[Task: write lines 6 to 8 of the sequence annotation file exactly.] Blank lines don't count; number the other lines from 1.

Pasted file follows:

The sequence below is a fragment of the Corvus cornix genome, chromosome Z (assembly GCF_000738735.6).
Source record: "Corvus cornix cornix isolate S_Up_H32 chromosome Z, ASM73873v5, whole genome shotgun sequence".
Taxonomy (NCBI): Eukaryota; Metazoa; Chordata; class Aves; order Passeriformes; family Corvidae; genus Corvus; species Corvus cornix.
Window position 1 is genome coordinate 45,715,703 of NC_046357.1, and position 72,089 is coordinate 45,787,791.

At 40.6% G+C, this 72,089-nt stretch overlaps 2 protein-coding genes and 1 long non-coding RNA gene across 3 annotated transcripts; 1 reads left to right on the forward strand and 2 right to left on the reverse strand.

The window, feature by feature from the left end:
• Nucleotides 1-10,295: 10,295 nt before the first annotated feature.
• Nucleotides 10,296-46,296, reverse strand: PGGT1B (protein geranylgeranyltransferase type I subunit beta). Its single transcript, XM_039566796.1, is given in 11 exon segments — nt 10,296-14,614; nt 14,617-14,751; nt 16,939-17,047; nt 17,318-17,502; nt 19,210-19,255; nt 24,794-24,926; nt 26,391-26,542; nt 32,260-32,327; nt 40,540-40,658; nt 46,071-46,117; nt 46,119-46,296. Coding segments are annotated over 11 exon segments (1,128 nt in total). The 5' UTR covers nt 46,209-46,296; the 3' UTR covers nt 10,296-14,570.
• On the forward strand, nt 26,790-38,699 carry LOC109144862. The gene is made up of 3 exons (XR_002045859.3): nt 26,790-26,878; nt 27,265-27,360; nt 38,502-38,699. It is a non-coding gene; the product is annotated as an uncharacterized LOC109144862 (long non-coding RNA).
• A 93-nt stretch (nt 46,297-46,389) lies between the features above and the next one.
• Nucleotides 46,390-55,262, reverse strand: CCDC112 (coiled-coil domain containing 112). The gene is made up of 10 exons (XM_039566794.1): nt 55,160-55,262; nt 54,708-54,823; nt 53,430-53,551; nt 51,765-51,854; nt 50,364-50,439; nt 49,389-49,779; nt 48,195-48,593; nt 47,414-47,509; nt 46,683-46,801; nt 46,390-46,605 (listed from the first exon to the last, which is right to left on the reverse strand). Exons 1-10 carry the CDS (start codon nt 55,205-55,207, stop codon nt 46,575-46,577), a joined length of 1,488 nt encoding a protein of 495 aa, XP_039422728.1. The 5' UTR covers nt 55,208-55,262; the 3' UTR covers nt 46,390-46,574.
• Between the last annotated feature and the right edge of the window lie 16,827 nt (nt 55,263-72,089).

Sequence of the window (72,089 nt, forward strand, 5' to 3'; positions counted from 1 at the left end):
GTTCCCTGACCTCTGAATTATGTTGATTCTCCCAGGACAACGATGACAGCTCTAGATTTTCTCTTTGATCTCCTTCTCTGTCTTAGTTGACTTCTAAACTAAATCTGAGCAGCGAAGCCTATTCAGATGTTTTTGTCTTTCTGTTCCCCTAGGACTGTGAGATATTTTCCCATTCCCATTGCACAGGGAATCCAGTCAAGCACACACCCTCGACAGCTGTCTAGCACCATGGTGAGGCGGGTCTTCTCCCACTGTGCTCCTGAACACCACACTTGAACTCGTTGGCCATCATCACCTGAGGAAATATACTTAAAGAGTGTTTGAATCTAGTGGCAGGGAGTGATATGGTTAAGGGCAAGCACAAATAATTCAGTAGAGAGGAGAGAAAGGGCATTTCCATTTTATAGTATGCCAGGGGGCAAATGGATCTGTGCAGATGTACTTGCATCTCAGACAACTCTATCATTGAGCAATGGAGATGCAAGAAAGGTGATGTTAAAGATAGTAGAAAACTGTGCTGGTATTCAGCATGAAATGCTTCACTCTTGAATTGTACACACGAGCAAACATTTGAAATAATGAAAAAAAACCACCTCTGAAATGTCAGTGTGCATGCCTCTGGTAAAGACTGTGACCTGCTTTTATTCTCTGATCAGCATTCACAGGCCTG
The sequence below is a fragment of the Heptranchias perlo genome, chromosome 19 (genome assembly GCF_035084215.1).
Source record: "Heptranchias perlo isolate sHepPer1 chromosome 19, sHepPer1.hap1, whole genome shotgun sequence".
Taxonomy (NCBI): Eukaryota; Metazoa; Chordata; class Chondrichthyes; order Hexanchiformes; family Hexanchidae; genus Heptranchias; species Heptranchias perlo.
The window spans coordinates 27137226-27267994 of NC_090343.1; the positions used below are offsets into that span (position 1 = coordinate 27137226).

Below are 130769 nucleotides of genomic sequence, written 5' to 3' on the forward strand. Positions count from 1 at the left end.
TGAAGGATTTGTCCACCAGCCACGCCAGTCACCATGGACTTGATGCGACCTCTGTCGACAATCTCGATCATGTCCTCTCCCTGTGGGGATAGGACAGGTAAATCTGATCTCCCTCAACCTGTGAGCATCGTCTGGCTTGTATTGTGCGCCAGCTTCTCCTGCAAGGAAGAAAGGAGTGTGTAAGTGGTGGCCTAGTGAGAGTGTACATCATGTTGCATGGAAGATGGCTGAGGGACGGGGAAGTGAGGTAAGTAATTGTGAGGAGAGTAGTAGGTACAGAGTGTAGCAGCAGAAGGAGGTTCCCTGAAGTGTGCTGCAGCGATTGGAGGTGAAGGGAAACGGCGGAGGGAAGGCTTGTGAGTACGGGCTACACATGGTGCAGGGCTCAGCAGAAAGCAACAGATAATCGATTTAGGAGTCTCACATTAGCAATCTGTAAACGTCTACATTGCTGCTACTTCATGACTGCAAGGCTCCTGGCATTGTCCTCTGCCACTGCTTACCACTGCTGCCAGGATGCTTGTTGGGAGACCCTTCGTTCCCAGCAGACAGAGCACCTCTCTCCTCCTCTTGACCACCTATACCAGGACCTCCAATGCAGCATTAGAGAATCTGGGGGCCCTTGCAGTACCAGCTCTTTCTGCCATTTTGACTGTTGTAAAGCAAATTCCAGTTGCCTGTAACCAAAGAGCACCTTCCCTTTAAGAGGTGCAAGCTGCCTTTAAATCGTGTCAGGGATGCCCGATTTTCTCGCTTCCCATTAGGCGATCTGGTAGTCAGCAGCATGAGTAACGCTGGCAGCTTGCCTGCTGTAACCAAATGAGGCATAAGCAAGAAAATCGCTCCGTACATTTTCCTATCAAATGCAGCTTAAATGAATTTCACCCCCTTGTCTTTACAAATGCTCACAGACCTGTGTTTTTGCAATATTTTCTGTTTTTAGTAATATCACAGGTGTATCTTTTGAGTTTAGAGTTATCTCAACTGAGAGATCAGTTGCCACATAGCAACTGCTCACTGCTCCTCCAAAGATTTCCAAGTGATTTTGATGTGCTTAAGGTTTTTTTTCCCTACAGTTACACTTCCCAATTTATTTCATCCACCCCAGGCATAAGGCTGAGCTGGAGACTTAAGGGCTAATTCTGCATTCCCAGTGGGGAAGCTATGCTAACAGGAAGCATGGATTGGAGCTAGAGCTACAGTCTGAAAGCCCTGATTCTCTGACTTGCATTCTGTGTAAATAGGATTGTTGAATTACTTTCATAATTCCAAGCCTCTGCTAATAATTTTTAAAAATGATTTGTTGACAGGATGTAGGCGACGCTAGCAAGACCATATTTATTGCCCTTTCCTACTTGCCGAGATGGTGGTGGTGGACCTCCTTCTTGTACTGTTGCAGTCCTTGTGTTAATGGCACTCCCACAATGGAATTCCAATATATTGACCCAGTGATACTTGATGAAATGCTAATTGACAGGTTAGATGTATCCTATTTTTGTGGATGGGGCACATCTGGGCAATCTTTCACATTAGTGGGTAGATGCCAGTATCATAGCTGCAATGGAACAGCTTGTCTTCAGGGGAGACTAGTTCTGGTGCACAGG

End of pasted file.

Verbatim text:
The window, feature by feature from the left end:
• Nucleotides 1-10,295: 10,295 nt before the first annotated feature.
• Nucleotides 10,296-46,296, reverse strand: PGGT1B (protein geranylgeranyltransferase type I subunit beta). Its single transcript, XM_039566796.1, is given in 11 exon segments — nt 10,296-14,614; nt 14,617-14,751; nt 16,939-17,047; nt 17,318-17,502; nt 19,210-19,255; nt 24,794-24,926; nt 26,391-26,542; nt 32,260-32,327; nt 40,540-40,658; nt 46,071-46,117; nt 46,119-46,296. Coding segments are annotated over 11 exon segments (1,128 nt in total). The 5' UTR covers nt 46,209-46,296; the 3' UTR covers nt 10,296-14,570.